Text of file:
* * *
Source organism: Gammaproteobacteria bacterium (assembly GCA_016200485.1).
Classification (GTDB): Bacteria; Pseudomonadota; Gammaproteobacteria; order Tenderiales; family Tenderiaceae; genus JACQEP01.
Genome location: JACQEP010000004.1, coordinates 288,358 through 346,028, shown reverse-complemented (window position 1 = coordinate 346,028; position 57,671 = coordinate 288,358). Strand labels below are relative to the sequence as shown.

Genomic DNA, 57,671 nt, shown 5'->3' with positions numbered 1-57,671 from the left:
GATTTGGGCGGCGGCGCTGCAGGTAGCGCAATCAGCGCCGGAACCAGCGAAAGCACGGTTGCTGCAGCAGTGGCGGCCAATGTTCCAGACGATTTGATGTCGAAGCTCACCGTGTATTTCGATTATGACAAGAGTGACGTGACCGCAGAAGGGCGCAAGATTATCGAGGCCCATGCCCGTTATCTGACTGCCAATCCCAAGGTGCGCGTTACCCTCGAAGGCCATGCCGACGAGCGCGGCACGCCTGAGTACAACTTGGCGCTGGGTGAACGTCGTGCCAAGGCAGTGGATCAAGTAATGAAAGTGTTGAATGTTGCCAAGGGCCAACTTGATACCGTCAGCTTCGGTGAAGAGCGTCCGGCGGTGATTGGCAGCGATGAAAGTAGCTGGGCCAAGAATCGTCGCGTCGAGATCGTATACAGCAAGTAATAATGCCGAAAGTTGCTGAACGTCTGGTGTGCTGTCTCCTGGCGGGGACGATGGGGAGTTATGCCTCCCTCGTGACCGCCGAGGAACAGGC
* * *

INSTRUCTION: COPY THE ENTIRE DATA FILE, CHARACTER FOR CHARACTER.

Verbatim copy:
Source organism: Gammaproteobacteria bacterium (assembly GCA_016200485.1).
Classification (GTDB): Bacteria; Pseudomonadota; Gammaproteobacteria; order Tenderiales; family Tenderiaceae; genus JACQEP01.
Genome location: JACQEP010000004.1, coordinates 288,358 through 346,028, shown reverse-complemented (window position 1 = coordinate 346,028; position 57,671 = coordinate 288,358). Strand labels below are relative to the sequence as shown.

Genomic DNA, 57,671 nt, shown 5'->3' with positions numbered 1-57,671 from the left:
GATTTGGGCGGCGGCGCTGCAGGTAGCGCAATCAGCGCCGGAACCAGCGAAAGCACGGTTGCTGCAGCAGTGGCGGCCAATGTTCCAGACGATTTGATGTCGAAGCTCACCGTGTATTTCGATTATGACAAGAGTGACGTGACCGCAGAAGGGCGCAAGATTATCGAGGCCCATGCCCGTTATCTGACTGCCAATCCCAAGGTGCGCGTTACCCTCGAAGGCCATGCCGACGAGCGCGGCACGCCTGAGTACAACTTGGCGCTGGGTGAACGTCGTGCCAAGGCAGTGGATCAAGTAATGAAAGTGTTGAATGTTGCCAAGGGCCAACTTGATACCGTCAGCTTCGGTGAAGAGCGTCCGGCGGTGATTGGCAGCGATGAAAGTAGCTGGGCCAAGAATCGTCGCGTCGAGATCGTATACAGCAAGTAATAATGCCGAAAGTTGCTGAACGTCTGGTGTGCTGTCTCCTGGCGGGGACGATGGGGAGTTATGCCTCCCTCGTGACCGCCGAGGAACAGGC